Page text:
On a soft couch in his home in Mira Mesa, not far from Naval Air Station Miramar where he's stationed, Commander Randy "Duke" Cunningham is being cuddled by his five-year-old daughter, April. One of two daughters from his second marriage, she presses against the wide cluster of decorations on his chest and, wrapping her arms around his ruddy, mobile, beaming face, flattens the ribbons that signify Cunningham's status as the most highly decorated Navy pilot of the Vietnam War. Beneath her rest the Navy Cross, 2 Silver Stars, 15 Air Medals, various commendation medals, a Purple Heart, and the South Vietnamese Medal of Honor and Cross of Gallantry. "Okay honey, why don't you let Daddy have some privacy." But as April untangles herself from him and happily starts away, he grabs her. "Don't think Daddy doesn't love you, honey. Nothing I ask of you would ever be because I didn't love you." He stares tenderly into her face for a moment, solicitous in that unique way of fathers who have killed in war. I'd seen such intense expressions of affection from another decorated aviator once, someone I hadn't thought about for years. He was the father of one of my elementary school friends, and he'd been a bomber pilot in World War II. Jimmy Johnson had been telling me his father's war stories for months; he'd even dug out some of the medals and ribbons stashed under a bench. Then one day his father was home and Jimmy asked him to tell us about the time he parachuted out of his damaged bomber. Mr. Johnson had grabbed his son the same way Cunningham now grabbed his daughter. "It's nothing to be proud of," he'd said softly, staring hard at my friend. "It's nothing to be proud of." Then he hugged his son in a way I didn't see again until that afternoon in Cunningham's house.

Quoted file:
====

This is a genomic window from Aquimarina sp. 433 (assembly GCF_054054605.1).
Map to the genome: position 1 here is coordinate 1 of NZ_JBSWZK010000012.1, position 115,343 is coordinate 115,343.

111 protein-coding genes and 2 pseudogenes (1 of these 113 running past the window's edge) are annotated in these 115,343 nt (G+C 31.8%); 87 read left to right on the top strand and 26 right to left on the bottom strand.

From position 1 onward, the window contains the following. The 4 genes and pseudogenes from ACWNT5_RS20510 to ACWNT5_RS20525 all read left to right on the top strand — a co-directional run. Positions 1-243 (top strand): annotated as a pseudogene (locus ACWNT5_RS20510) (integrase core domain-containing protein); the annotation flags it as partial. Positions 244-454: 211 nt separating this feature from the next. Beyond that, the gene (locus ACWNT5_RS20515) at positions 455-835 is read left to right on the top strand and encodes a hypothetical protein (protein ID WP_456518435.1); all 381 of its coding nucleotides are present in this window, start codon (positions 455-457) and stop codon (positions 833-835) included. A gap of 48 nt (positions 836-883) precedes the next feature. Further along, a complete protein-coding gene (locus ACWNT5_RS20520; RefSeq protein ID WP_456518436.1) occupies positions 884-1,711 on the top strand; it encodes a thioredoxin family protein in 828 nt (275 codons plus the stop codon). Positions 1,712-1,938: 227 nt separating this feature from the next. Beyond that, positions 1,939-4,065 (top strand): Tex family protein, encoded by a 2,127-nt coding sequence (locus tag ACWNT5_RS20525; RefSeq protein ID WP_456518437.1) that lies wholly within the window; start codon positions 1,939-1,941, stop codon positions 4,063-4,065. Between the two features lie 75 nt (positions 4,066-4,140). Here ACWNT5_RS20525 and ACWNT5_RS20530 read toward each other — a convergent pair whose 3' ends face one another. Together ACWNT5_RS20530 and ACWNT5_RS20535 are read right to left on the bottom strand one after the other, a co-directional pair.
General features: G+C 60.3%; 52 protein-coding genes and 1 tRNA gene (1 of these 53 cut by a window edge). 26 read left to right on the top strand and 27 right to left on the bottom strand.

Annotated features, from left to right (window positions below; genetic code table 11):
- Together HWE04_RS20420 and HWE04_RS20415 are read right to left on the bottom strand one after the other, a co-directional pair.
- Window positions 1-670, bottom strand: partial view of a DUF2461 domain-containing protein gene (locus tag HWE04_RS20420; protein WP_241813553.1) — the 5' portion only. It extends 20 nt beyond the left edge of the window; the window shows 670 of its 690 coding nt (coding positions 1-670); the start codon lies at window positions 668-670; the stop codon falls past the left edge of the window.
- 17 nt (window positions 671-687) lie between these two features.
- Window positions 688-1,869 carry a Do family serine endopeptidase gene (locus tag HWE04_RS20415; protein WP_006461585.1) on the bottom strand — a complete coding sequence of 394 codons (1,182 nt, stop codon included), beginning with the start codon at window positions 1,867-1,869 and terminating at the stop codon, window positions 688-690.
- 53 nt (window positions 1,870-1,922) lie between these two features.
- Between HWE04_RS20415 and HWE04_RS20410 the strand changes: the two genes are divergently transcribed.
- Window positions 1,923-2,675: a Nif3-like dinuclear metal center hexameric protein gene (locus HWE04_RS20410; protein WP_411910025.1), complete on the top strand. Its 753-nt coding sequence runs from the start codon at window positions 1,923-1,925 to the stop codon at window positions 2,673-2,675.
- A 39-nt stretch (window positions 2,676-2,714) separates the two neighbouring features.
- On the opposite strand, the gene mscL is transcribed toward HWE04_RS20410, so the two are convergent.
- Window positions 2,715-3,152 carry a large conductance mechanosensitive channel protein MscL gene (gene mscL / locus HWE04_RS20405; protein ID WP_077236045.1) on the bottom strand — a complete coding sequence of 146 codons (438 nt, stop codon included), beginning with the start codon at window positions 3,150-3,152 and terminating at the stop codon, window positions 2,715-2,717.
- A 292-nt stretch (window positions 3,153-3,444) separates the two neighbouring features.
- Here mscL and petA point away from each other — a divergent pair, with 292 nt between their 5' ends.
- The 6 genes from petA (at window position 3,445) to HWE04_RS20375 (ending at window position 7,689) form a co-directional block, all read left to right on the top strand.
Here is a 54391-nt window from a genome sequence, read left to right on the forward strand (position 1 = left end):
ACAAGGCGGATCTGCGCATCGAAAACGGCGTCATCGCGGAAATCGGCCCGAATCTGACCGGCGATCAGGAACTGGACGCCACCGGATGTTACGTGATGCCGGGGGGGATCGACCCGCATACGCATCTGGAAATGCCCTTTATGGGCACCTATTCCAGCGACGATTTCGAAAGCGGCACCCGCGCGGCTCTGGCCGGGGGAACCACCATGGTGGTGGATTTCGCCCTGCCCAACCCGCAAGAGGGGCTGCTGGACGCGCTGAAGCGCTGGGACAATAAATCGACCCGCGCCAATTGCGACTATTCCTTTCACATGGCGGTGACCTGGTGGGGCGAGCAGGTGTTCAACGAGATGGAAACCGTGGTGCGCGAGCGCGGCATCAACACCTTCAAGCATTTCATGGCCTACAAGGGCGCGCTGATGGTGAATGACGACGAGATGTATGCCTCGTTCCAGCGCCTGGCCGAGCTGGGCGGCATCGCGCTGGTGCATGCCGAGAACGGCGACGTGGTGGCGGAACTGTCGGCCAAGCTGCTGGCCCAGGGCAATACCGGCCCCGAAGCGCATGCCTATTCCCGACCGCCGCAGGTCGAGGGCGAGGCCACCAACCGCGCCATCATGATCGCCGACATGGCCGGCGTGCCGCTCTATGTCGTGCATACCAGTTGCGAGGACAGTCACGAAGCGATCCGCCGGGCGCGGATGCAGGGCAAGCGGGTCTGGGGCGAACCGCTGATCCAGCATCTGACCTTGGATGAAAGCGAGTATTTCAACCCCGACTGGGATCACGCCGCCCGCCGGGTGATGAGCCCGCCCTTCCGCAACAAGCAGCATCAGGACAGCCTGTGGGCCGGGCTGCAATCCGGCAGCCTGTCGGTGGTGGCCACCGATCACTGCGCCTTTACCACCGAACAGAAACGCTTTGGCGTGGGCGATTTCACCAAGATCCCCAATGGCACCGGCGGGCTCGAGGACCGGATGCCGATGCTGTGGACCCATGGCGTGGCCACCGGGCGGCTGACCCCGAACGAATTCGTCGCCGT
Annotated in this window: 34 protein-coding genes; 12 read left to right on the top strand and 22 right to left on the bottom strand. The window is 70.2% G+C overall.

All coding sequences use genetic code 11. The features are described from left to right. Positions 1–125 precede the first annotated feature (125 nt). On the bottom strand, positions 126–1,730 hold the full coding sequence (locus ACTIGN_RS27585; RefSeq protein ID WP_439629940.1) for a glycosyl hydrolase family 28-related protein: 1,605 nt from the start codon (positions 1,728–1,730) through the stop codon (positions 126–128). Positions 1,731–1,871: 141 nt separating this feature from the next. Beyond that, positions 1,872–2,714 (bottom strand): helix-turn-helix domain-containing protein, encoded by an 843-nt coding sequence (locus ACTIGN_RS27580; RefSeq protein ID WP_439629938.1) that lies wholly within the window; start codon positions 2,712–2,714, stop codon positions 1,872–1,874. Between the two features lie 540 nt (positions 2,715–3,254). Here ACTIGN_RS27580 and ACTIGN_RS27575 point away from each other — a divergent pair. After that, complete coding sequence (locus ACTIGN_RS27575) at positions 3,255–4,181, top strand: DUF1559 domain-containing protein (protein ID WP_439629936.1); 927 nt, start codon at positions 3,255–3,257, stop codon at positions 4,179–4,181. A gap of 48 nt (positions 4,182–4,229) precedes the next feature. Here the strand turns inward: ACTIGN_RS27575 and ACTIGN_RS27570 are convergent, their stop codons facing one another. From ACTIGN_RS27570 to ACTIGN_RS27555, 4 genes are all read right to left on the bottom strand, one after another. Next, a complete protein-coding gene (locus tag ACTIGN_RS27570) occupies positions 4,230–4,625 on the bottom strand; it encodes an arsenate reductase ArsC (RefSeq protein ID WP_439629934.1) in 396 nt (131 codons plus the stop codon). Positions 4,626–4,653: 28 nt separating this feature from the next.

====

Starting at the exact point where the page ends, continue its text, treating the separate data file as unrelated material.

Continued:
During our conversation, just after Cunningham had enthusiastically recounted a long dogfight he'd won against the infamous North Vietnamese ace known to the Americans as "Colonel Tomb," I asked him the same question that had stunned him that night on the Constellation. His face drained, and he sat back down, elbows on his knees. "The first kill I had was against the MiG-21, and I could see the guy in the airplane when I went over him, as he died. I could see him almost thrashing around in the cockpit. The explosion had severed his tail, and the rest of the plane tumbled end over end. He couldn't punch out. Now that -- if I close my eyes, mentally I can still see that. And I dream about it once in a while. Equate it to -- if you were a Marine on the ground, and you saw someone way up on a mountain, and you shot him and you just saw something drop. It probably wouldn't bother you as much as going up to that same individual and, looking him in the eye, you stick a knife in him.... Now if I hadn't ever seen this guy, this flash in the cockpit, it probably wouldn't have bothered me. I knew I could do it again, it just bothered me a little more than I thought it would, knowing I had taken another human life."